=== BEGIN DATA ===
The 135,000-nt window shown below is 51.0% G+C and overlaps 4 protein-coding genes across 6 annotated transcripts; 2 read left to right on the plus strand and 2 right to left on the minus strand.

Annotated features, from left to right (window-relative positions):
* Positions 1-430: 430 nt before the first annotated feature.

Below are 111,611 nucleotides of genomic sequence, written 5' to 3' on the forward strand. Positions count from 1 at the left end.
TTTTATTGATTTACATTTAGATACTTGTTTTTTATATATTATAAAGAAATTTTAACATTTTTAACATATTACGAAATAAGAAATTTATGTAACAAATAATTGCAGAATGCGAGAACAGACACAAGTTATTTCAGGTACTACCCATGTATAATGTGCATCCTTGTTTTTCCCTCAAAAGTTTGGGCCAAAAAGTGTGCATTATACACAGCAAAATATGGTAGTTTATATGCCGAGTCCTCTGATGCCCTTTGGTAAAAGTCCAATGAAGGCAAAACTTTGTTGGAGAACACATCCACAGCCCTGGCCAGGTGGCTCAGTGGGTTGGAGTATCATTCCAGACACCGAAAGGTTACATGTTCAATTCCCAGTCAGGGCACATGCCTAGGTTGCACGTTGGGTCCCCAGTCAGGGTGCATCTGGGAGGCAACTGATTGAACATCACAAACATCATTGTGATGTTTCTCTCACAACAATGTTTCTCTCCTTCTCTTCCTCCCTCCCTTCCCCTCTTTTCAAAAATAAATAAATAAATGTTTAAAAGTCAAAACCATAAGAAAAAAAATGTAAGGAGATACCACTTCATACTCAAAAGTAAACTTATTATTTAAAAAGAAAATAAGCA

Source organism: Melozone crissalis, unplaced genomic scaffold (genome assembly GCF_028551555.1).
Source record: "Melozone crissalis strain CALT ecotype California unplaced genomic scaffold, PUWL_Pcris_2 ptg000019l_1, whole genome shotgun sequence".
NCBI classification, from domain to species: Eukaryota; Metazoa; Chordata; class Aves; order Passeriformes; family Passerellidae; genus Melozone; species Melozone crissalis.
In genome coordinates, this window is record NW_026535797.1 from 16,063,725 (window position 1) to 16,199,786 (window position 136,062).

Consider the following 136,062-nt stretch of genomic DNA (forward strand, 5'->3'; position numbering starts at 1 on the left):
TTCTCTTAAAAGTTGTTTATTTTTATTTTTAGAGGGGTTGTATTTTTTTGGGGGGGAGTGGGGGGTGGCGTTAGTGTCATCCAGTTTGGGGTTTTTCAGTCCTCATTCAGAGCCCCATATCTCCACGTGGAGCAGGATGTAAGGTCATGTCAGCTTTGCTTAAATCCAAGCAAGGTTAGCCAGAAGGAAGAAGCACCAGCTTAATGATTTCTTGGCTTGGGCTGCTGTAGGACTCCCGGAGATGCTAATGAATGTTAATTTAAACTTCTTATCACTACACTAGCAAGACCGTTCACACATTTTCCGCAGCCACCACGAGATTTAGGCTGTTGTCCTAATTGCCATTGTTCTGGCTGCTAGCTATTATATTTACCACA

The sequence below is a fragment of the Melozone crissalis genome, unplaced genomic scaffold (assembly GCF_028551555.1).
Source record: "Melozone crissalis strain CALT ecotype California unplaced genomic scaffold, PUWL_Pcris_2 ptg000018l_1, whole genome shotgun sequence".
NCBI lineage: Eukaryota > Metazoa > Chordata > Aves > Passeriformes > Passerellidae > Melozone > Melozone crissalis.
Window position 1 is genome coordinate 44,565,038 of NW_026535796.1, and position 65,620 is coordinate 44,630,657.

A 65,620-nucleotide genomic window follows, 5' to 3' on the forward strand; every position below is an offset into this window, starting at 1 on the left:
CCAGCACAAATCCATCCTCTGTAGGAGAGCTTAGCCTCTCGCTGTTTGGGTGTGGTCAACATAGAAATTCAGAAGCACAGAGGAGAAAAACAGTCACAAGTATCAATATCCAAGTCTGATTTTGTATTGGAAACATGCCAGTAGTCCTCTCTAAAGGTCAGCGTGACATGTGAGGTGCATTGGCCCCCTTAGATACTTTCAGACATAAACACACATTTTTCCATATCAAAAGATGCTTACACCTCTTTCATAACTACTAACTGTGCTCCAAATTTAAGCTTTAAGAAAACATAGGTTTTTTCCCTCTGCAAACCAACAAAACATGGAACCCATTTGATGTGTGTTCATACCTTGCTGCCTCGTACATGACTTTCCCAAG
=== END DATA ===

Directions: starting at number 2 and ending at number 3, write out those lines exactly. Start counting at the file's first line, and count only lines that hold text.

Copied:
Annotated features, from left to right (window-relative positions):
* Positions 1-430: 430 nt before the first annotated feature.